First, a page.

Theresa May's pet project (and it's not Brexit)

Christmas has come early for the new British Prime Minister. Theresa May’s pet project, the ‘Snooper’s Charter’ to massively ramp up state surveillance, was defeated by Lib Dem opposition during the previous coalition government. But just hours after the ballots were counted on 8 May 2015, a triumphant May announced that the new, unrestrained Conservative government would resurrect the bill, in order to ensure the security services can “keep us safe and secure”. Last week this new Investigatory Powers (IP) Bill passed the final reading in the House of Lords and is likely to become law before the year is up.

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Debate around the bill – limited as it was – has tended to polarise around two sometimes abstract positions: On the one hand, those who believe that ‘ordinary’ citizens should have no reason to fear a bit of state surveillance; on the other, those who issue dire warnings about freedom and privacy. So what’s the issue with this legislation – and what will actually change when the IP Bill becomes law?

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“Football isn’t just playing solo”

As I’m writing this, yet another story about Manchester United’s highest-profile new signing hits the UK press. Fenerbahçe centre back Simon Kjaer has described Zlatan Ibrahimović as “the kind of chest-puffing player, who is arrogant” following a mid-match clash where Zlatan grabbed the other player’s throat. While Kjaer seemed to be shrugging off the incident as just part of the game, a quote like this is catnip to sports journalists, who since his early days at Malmö FC have fed off Zlatan’s larger-than-life public persona and his on-pitch spats.

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“One of the most remarkable goals ever scored...”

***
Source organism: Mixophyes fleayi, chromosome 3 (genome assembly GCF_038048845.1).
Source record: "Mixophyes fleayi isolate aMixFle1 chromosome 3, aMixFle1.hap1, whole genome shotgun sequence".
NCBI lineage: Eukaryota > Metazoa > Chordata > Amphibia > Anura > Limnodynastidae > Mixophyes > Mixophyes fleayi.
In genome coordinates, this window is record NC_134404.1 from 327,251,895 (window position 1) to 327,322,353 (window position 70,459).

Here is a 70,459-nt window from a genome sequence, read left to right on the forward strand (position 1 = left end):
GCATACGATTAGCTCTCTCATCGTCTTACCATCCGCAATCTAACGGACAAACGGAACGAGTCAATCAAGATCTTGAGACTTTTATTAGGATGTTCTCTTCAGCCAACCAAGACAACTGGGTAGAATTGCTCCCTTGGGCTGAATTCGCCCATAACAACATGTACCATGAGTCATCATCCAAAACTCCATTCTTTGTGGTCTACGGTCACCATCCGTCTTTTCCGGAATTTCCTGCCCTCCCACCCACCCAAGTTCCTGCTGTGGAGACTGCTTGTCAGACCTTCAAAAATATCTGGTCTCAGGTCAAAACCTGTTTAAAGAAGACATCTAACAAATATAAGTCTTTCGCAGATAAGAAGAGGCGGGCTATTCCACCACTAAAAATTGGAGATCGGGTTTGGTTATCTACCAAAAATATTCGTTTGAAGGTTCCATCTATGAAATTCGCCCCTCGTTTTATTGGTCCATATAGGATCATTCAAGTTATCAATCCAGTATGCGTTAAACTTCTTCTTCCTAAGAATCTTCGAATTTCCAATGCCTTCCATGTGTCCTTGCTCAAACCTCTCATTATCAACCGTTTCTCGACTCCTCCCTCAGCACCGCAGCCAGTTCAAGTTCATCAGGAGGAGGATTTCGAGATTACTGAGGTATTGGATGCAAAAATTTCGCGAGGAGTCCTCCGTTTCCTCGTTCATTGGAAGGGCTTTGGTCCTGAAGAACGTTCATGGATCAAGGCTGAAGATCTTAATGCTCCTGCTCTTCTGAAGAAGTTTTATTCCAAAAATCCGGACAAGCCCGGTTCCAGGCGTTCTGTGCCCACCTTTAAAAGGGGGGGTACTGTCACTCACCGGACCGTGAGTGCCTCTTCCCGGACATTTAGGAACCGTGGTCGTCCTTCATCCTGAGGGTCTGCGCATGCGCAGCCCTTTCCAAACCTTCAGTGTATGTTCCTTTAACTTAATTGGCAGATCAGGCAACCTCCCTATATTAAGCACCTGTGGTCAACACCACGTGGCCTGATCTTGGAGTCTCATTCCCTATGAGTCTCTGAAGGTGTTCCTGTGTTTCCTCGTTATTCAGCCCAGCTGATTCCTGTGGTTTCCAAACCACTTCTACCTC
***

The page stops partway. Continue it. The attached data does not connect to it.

Every football player dreams of scoring the perfect goal. That one, tricky moment where skill, luck and beautiful footwork meet and become something celebrated, something legendary. And a good goal can be the making of a player.

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You can take a guy out of Rosengård...

The gawky boy – he is still a boy, really; you can tell by the picked acne and over-crunchy hair gel – yawns, fidgets with a shirt clearly not his own choice and giggles at his own jokes. He’s delighted with himself, brimful of it, you can tell. The older man he’s travelling with counts twenty-four football players’ pictures in his newspaper, and the boy smirks. “I’m worth more than all twenty-four.”

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He’s not, yet, the stone-faced star the world knows today, all sinew, slicked ponytail, and contained, channeled anger. He’s not yet famous for some of the most spectacular goals ever scored in football, for the star-spangled career at many of Europe’s biggest clubs, for his angry clashes with both opposing players and team mates or his outspoken, frequently controversial pronouncements. It seems almost impossible that this excitable puppy-dog of a player we first meet at nineteen could ever grow into that man.

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#ZlatanStyle – Show us your best goal!

He’s one of the top three career goal scorers of all time, but those aren’t just any goals we’re talking about. From that sublime back-heel against Bologna in 2008 to his world-class bicycle kick playing against England in 2012, Zlatan Ibrahimović is famous for spectacular manoeuvres that seem to defy physics.

New film Becoming Zlatan follows the Swedish legend from his early days as a troubled teenager with “very technical feet”, already scoring gorgeous goals for youth teams in his home town of Malmö. To celebrate its release, we’re asking young football players from all over Italy and Greece to show us their best goal, Zlatan-style. 

Boys and girls aged 6-18 are invited to upload videos of their best goals to YouTube, Vimeo or Facebook, using the hashtag #ZlatanStyle, then send them to us using our online form for a chance of winning.

Have you got a beautiful volley? Are your headers something special? Go on then, show us!

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Screening at roBOt Festival

Doc/it screened Raving Iran as part of roBOt Festival in Bologna, Italy on the 8th October.

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Inside Greece's juvenile prisons

Marianna Economou, The Longest Run's director, wrote an article for Al Jazeera about her experience inside one of Greece's juvenile prisons.

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Live from Athens

Our Facebook Live discussion about the importance of education for child refugees in Europe is now available to view on Vimeo.

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The Hollywood Reporter reviews 'BUGS'

The Hollywood Reporter reviews BUGS.

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At Home in the World - Trailer

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